Having adjusted to Cataplexy over my lifetime, so far, I'll live with it and refrain from what it limits me from doing (I know that may sound beyond stubborn); such is not always so easy but from what I've tried none has benefited me.  5-htp did something, but there was no real gain.  Xyrem, I unfortunately can not try due to respiratory matters...

The nasal 'orexin' spray is something I may be open to in the future when such is perhaps available.

It comes down to 'for me' needing more convincing of safety along with longevity, and definitely more assuring data/studies/research.

Who knows, maybe 20 years down the road there will be available stem-cells (that Dr. again, mentioned such) or maybe some other more so 'natural' thing will appear (5-htp is at least an 'amino acid' found in an african plant root -I'm not planning to take it again though, partly due to the 'heart valve' possible risk, considering I may have related matters which such would not be good upon-). 

Edit -> Just came across this, not that it's for us or even people yet but - "Researchers cure epilepsy in mice using brain cells" [May 5, 2013]:

http://medicalxpress.com/news/2013-05-epilepsy-mice-brain-cells.html  <- End Edit

Be aware (that's my main point I guess).

For shizzle (?), they're growing ears made from calf cells and Nanoparticles that ‘Hears’ Radio Frequencies!  http://www.wired.com/design/2013/05/3-d-printed-ear-hears/

 

Please I ask that you don't quote, and/or copy 'n paste, my words here. Thanks and Good Luck out there.

Share this post


Link to post
Share on other sites

SSRIs should not be a lifelong treatment for sure. I'd say any longer than a year and you're dancing with the devil. And yeas, many false positive N diagnosis have come out of the fact that if you discontinue after a really long time, you can get a REM rebound that takes months to clear up.

Share this post


Link to post
Share on other sites

Great comments.  Quite a way up the page cloudtalk mentioned goodrx.com for discount coupons on meds.  I found their coupons are not always accepted.  And Cloudtalk wondered about paying for meds without insurance.  Just FYI - the short acting Ritalin (methyphenidate) at Sams Club is $4/mo on their generic list which could be less than an insurance co-pay.  You do not have to join to use the pharmacy. 

 

Dr. Mignot at Stanford also has an article published for docs and patients at http://med.stanford.edu/psychiatry/narcolepsy/articles/Neurotherapeutics20102.pdf

which includes his comments about the various stimulants and mentions the assumption (evidently not totally proven) that they all basically work by raising dopamine in the brain.  He also points out the amphetamines (including Ritalin) are water soluble so readily absorbed and can therefore be given in smaller doses.  The vigils are not water soluble so you need much larger doses (plus they cost a fortune).  So if cost is a barrier, lower cost generic methylphenidate could be worth considering.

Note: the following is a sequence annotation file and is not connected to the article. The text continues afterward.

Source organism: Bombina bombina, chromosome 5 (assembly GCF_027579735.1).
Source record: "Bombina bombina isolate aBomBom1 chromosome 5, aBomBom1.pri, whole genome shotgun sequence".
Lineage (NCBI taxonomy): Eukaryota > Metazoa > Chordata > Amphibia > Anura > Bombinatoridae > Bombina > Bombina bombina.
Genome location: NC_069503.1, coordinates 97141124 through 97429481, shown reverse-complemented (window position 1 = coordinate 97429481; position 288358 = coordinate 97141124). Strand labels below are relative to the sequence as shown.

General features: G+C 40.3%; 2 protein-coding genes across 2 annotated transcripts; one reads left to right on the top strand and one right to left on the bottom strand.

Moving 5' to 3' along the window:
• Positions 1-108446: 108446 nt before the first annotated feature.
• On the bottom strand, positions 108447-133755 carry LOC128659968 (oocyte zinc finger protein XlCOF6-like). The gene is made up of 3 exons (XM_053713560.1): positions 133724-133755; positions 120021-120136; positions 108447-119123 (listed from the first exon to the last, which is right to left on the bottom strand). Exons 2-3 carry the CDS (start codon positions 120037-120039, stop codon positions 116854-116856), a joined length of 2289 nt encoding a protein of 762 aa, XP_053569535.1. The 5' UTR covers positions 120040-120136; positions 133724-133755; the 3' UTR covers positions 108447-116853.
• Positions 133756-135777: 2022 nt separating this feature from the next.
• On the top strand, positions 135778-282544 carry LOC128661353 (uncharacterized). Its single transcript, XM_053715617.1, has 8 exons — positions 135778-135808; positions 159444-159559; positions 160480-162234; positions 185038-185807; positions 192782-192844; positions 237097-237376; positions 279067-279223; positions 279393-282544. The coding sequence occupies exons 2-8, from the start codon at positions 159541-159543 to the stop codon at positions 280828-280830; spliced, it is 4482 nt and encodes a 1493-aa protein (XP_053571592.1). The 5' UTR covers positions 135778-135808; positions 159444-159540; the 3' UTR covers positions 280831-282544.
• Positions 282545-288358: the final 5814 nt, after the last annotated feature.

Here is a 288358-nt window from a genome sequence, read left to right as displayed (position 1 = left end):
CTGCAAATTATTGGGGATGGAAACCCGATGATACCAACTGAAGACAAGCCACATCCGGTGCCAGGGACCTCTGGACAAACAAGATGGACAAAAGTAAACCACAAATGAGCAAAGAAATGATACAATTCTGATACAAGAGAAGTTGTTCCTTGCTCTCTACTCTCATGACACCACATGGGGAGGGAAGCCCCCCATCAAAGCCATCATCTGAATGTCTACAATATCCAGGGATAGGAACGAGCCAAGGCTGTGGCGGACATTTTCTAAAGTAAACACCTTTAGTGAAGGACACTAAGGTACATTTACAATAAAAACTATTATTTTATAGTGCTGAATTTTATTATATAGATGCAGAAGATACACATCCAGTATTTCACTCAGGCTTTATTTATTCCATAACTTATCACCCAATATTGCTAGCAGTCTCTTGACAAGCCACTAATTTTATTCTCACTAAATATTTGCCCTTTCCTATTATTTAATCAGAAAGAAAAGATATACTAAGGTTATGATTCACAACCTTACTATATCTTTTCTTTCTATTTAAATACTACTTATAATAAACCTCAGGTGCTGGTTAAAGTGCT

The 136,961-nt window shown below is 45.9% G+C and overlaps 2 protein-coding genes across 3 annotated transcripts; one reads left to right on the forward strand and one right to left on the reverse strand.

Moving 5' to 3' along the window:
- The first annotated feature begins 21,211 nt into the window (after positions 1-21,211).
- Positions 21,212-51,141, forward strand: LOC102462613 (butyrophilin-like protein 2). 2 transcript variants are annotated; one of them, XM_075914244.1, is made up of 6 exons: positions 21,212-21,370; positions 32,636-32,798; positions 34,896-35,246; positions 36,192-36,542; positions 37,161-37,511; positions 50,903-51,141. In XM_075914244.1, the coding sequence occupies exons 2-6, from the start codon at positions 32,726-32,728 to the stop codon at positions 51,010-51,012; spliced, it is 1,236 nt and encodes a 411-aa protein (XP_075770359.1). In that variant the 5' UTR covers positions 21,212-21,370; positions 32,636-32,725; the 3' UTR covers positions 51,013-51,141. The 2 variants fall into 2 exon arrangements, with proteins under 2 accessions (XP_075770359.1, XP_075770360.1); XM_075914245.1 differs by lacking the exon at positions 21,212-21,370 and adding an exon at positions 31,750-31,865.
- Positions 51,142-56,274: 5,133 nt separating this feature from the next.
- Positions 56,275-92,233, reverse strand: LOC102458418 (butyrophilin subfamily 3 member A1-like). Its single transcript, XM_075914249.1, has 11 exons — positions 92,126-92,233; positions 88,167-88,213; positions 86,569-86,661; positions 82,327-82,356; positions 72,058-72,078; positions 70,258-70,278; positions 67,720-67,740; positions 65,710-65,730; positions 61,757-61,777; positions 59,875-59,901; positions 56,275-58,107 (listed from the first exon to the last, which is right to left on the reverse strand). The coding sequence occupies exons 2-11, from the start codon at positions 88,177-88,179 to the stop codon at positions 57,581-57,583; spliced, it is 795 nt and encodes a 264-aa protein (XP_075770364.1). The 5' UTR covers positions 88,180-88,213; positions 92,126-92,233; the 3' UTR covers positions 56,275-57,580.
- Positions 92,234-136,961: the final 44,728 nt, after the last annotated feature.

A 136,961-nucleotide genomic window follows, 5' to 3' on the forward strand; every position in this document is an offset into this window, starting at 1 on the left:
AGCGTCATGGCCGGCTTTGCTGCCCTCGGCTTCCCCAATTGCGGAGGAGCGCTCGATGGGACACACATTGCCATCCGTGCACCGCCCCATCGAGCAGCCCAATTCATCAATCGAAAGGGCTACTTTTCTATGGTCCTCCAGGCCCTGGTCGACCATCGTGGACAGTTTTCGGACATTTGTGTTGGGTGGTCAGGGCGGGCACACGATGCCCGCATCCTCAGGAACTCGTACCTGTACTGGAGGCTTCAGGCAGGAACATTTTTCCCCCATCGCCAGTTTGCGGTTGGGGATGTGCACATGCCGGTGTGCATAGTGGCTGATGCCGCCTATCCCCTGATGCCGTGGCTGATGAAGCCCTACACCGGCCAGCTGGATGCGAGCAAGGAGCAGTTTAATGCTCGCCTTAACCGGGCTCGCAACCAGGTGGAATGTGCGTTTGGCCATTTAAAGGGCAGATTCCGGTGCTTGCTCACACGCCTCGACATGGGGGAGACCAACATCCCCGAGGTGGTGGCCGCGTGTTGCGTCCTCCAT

Share this post


Link to post
Share on other sites

Trazadone has been outstanding for me as a medication to help me sleep.

Lunesta and Sonata were like taking Pez.

For me, Trazadone feels like normal sleep. I don't wake up at night, I don't move around (formerly a huge problem) and I feel awake in the AM.

Share this post


Link to post
Share on other sites

That's sounds good. I've been generally doing better, but last night, I tossed and turned and dreamt/hallucinated all night. Waking up felt like I was getting a rest from sleeping. Ugh.

Share this post


Link to post
Share on other sites
Has anyone else run into this ridiculous "mental health" issue? If so, how did you work your way around it? What meds were you able to get covered? This has been extremely frustrating and defeating and I hate it that the insurance company has the power to tell me and my doctor was is medically necessary.

 

I have not had an issue with "mental health." I also have Anthem.

 

Consider this:

Pick up Benadryl (diphenhydramine) and you are buying an"allergy medication."

Pick up Unisom (diphenhydramine) and you are buying a "sleep aid."

 

Notice the actual drug is the same (diphenhydramine), but the companies that produce Benadryl and Unisom market the drug (and label the drug) as two completely different things. One is a sleep aid (induces drowsiness) while the other is an antihistimine with drowsiness as a side effect. Technically speaking, these two drugs (Benadryl and Unisom) are the same drug. So then, why is one considered an allergy medication and the other a sleep aid? Simple: Marketing and labeling.